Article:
This video (courtesy of the Animal Agriculture Alliance), makes the obvious point that modern agriculture isn't like the Facebook game 'Farmville', and it is quite a bit different than how we produced food 100 years ago. Implicit in this statement is the fact that 98% of all farms are family farms and account for 96% of output while improved management, production methods , biotech, and pharmaceutical technologies have allowed us to achieve an unprecedented balance between increased output and decreased environmental impact ( improving overall biodiversity as well as the diversity of crops planted) .
* The U.S. dairy industry produced 8.3 billion more gallons of milk than in 1944 (vs. 2007), but due to improved productivity, the carbon footprint of the entire dairy farm industry dropped 41% during the same time period. Geenhouse gas emissions per gallon of milk produced are 63% lower.
*Roundup Ready technology has allowed for glyphosate herbicide to substitute for 7.2 million pounds of other chemicals that are more toxic and persistent in the environment. Overall Biotech crops have reduced pesticide spraying 125%.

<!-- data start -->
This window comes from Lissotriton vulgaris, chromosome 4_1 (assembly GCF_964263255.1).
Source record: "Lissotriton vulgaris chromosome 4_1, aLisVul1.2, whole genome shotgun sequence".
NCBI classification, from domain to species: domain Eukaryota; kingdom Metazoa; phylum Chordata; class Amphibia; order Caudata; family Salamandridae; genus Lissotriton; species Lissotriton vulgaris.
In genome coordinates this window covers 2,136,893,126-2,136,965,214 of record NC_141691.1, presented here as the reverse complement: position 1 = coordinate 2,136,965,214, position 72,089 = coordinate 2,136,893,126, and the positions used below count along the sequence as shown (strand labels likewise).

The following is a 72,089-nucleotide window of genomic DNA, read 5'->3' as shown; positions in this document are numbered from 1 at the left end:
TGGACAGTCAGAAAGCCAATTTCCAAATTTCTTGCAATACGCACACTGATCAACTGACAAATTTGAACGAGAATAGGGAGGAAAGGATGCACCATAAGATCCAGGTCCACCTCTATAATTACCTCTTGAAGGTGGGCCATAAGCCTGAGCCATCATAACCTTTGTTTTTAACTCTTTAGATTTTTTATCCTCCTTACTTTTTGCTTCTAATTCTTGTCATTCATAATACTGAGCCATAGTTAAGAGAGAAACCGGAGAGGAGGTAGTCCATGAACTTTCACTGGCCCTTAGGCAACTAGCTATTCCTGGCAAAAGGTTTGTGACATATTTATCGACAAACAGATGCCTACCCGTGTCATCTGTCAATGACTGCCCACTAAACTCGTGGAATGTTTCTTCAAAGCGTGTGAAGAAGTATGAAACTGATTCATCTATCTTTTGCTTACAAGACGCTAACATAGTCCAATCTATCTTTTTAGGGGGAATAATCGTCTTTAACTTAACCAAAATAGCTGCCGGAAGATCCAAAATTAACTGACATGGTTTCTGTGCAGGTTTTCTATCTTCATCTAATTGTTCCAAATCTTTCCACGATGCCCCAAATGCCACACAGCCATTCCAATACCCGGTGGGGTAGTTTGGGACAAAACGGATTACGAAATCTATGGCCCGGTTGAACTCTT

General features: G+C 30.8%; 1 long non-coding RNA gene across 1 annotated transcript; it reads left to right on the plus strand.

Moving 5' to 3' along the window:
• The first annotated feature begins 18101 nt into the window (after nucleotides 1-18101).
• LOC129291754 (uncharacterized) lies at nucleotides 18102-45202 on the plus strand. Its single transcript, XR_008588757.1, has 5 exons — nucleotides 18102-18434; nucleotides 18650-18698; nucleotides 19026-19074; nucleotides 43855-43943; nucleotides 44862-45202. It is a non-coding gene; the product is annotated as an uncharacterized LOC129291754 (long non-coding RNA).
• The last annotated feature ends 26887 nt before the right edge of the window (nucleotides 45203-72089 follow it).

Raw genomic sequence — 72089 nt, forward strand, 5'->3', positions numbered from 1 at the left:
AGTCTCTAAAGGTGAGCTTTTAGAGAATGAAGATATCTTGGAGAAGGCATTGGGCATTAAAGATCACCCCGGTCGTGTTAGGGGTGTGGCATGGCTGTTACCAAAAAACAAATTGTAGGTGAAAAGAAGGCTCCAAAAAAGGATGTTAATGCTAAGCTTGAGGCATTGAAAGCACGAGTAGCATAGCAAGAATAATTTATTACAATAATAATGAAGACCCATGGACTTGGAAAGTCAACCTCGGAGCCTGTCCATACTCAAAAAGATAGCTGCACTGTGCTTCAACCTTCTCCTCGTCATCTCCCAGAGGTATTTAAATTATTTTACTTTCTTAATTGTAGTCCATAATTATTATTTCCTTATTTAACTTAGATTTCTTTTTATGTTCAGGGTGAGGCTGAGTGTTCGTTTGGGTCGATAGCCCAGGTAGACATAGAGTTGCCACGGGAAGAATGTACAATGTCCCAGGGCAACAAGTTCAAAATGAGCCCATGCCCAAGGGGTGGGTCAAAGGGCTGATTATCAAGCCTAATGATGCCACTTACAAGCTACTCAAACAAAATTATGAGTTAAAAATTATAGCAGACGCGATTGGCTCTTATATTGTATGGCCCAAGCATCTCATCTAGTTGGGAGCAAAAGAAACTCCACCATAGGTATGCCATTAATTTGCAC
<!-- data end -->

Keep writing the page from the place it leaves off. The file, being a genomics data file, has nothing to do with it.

*Between 1987 and 2007 energy use per unit of output is down in corn, soybeans and cotton production by nearly 40% . Irrigated water use per unit of output decreased by 20% while carbon emissions per unit of output have dropped by 33% in the three crops.
*Grain feeding combined with growth promotants results in a 40% reduction in greenhouse gases per pound of beef compared to grass finishing, with growth promotants accounting for 25% of the reduction.
Structure and Finances of U.S. Farms: Family Farm Report, 2007 USDA ERS
Capper, J. L., Cady, R. A., Bauman, D. E. The environmental impact of dairy production: 1944 compared with 2007. Journal of Animal Science, 2009; 87 (6): 2160 DOI: 10.2527/jas.2009-1781
GM crops: global socio-economic
and environmental impacts 1996-
2007 Graham Brookes & Peter Barfoot
PG Economics Ltd, UK
The Environmental Safety and Benefits of Growth Enhancing Pharmaceutical Technologies in Beef Production
By Alex Avery and Dennis Avery, Hudson Institute, Centre for Global Food Issues.
‘‘Diversity of United States Hybrid Maize Germplasm as Revealed by
Restriction Fragment Length Polymorphisms.’’ Crop Science 32: 598–604
A Meta-Analysis of Effects of Bt Cotton and Maize on Nontarget Invertebrates
Michelle Marvier, Chanel McCreedy, James Regetz, Peter Kareiva
Science 8 June 2007:
Vol. 316. no. 5830, pp. 1475 - 1477
Agricultural Outlook ERS/USDA Aug 2006.